Paramacharya Palaniswami spontaneously gave a very special tour of Iraivan to local guests and other visitors during the cement roof pour. A sweet deva and new resident of Kauai, four year old daughter of Anastasia and Bruce Allyn, dances about Iraivan Temple.
Sadhaka Haranandinatha explains details of Iraivan to local guests.
Bramacharini Shama Kumaran brings another group of guests out to see the temple. Originally from Gurjurat, India the are awed by the wonders of Iraivan.
Paramacharya Palaniswami explains the beautifully carved pillars come as large raw stones from the granite quarry near Bangalore.
Chidambaram Stapathi and the silpis patiently stop work while all of the guests walk on the newly place floor stones admiring their fine craftsmanship.
Bruce and Anastasia Allyn came to Kauai on vacation from London with their two young daughters. As many do, they fell in love and now are building a Vastu style home in Moloa'a, north of Kapaa. Anastasia is very devout and brings the children regularly to the temple. They are gradually learning all about temple protocol and worship. The children are bilingual speaking Russian and English. Their father, Bruce, is a building and economy consultant traveling internationally. They enjoyed their first tour of Iraivan, a special retreat day tour on this historical occasion.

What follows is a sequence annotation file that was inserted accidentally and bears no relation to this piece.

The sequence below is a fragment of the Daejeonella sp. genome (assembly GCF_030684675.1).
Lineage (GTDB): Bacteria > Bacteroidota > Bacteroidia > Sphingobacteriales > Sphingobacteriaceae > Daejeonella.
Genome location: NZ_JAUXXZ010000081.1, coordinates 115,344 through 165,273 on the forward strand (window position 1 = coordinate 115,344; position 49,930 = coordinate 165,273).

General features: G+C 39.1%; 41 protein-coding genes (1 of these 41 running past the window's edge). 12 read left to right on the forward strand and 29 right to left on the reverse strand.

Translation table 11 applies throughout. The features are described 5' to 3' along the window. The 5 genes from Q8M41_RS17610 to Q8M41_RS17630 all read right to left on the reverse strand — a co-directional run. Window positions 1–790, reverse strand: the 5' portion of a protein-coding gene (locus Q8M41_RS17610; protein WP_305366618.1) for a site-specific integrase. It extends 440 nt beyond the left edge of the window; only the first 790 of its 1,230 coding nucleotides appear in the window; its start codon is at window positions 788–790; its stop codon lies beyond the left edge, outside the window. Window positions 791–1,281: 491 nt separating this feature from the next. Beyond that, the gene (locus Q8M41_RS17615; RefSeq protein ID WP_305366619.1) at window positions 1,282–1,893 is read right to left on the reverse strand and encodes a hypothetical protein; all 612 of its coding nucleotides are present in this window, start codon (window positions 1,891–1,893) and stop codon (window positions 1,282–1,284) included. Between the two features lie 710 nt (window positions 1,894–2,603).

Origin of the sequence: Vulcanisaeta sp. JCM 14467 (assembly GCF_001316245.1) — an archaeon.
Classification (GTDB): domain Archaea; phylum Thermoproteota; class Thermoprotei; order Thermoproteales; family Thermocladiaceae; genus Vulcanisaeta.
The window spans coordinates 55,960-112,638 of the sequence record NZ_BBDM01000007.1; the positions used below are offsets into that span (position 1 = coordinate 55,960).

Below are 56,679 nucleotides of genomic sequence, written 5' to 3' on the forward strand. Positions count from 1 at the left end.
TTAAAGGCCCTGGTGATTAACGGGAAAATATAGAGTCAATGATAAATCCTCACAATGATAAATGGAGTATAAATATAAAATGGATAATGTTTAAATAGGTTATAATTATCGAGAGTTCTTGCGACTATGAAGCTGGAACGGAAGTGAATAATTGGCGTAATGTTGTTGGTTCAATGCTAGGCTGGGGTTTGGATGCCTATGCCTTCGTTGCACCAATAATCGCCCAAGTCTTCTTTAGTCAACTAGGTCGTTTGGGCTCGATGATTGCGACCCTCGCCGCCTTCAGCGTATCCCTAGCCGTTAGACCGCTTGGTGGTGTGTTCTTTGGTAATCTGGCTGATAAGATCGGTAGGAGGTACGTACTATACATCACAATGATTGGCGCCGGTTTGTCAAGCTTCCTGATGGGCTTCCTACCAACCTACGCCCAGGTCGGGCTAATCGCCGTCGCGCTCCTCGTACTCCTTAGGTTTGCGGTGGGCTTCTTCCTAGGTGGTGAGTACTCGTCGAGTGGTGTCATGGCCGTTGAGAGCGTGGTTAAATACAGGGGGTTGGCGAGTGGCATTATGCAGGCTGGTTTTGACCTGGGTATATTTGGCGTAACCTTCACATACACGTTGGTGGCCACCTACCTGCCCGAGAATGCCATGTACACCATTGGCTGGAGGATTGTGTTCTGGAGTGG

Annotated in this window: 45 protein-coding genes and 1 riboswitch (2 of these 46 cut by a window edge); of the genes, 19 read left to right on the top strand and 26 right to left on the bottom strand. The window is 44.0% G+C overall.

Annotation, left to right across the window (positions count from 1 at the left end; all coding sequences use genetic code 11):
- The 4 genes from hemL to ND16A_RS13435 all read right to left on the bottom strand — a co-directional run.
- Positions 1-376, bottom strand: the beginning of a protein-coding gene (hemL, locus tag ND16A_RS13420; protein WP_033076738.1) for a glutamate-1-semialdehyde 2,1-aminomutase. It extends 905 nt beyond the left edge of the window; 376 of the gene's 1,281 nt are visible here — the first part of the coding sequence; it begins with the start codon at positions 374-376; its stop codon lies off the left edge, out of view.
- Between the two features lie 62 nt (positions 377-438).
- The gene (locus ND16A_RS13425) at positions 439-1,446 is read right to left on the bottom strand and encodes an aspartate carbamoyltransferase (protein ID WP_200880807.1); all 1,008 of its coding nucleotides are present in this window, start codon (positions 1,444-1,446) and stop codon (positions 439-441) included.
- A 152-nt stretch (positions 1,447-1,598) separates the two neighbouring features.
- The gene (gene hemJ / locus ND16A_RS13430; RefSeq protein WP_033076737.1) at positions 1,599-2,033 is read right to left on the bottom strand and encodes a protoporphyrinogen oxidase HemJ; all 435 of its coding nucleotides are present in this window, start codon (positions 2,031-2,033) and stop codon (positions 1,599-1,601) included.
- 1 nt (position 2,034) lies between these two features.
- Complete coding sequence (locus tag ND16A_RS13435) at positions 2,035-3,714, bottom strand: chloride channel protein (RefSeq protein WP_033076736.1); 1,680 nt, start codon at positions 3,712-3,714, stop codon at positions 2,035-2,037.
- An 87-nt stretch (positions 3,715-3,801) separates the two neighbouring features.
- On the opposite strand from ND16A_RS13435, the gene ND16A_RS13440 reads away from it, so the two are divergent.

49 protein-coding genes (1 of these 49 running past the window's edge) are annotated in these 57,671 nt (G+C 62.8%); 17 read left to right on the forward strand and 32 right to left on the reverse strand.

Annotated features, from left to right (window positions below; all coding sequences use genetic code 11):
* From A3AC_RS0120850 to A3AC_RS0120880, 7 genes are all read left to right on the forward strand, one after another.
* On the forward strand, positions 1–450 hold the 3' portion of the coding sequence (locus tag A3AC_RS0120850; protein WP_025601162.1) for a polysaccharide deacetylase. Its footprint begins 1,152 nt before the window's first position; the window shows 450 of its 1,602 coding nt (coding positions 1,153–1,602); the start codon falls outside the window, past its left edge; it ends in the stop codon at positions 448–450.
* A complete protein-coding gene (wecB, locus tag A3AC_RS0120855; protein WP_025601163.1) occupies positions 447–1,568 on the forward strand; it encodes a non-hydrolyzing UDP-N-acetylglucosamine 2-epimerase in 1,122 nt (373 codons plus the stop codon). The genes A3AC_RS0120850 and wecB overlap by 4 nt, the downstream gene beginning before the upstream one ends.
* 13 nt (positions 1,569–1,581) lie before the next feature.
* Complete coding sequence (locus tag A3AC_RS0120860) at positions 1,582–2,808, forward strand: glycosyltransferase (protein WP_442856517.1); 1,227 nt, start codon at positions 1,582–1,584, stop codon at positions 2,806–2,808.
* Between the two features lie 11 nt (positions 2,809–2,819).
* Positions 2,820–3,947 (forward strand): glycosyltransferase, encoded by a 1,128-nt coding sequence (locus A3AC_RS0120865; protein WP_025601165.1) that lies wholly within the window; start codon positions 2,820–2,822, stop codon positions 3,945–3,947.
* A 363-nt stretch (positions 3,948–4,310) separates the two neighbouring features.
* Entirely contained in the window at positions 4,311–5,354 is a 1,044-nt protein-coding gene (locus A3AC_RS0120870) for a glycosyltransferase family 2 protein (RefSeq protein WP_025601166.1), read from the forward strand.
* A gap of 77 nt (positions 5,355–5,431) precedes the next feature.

Palaniswami explains the unique qualities of the black granite chain carved from a single stone.
All listen intently as Paramacharya explains how the stones are magically held together without cement or rebar by the carved peg like outcropping the fits into a carved hole in each stone. Each stone is numbered and placed according to the master plan designed by the Stapathis in India.
It was a joyous festive day and all enjoyed Paramacharya's uplifting presence and educational sharing.
The temple is made according to ancient tradition. The stone is alive and is reverently carved entirely by hammer and chisel.
Palaniswami explains that the hammer"s handle is made with a special variety of bamboo which is solid and absorbs the shock of the constant battering. This unique design protects the wrists and arms of the craftsmen.
The silpis work on the East handrail.